1966 Palomares B-52 crash

1966 collision between a USAF B-52G and KC-135 over the Mediterranean Sea off the coast of Spain / From Wikipedia, the free encyclopedia

The 1966 Palomares B-52 crash, also called the Palomares incident, occurred on 17 January 1966, when a B-52G bomber of the United States Air Force's Strategic Air Command collided with a KC-135 tanker during mid-air refueling at 31,000 feet (9,450 m) over the Mediterranean Sea, off the coast of Spain. The KC-135 was destroyed when its fuel load ignited, killing all four crew members. The B-52G broke apart, killing three of the seven crew members aboard.[1]

Quick facts: Collision, Date, Summary, Site, Total fatalit...
1966 Palomares B-52 crash
The B28FI nuclear bomb, recovered from 2,850 feet (870 m) of water, on the deck of the USS Petrel.
Collision
Date17 January 1966
SummaryMid-air collision
SiteMediterranean Sea near Palomares, Almería
37°14′57″N 1°47′49″W
Total fatalities7
First aircraft
TypeB-52G
OperatorStrategic Air Command, United States Air Force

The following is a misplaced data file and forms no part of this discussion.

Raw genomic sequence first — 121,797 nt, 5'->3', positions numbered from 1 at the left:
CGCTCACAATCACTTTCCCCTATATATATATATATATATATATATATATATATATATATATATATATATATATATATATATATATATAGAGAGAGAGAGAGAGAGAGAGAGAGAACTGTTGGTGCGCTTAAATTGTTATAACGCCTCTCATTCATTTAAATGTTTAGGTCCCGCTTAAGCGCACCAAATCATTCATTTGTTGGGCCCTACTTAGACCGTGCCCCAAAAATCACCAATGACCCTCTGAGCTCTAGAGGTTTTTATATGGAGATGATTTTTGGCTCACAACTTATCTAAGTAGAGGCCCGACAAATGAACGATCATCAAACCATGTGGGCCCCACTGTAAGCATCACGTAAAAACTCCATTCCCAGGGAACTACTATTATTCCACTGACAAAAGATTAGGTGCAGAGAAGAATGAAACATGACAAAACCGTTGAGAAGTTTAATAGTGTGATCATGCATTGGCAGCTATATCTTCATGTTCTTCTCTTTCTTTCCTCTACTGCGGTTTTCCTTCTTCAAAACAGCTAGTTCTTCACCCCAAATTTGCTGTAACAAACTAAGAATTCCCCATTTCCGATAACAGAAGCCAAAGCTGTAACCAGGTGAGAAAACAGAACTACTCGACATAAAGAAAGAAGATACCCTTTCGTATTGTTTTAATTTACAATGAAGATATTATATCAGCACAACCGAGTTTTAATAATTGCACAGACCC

Registration58-0256
Flight originSeymour Johnson Air Force Base
North Carolina, United States
DestinationSeymour Johnson Air Force Base
Crew7
Fatalities3
Survivors4
Second aircraft
TypeKC-135 Stratotanker
OperatorUnited States Air Force
Registration61-0273
Flight originMorón Air Base, Spain
DestinationMorón Air Base
Crew4
Fatalities4 (all)
Survivors0
Close

At the time of the accident, the B-52G was carrying four B28FI Mod 2 Y1 thermonuclear (hydrogen) bombs,[2][3][4] all of which fell to the surface. Three were found on land near the small fishing village of Palomares in the municipality of Cuevas del Almanzora, Almería, Spain. The non-nuclear explosives in two of the weapons detonated upon impact with the ground, resulting in the contamination of a 0.77-square-mile (2 km2) area with radioactive plutonium. The fourth, which fell into the Mediterranean Sea, was recovered intact after a search lasting two and a half months.[5]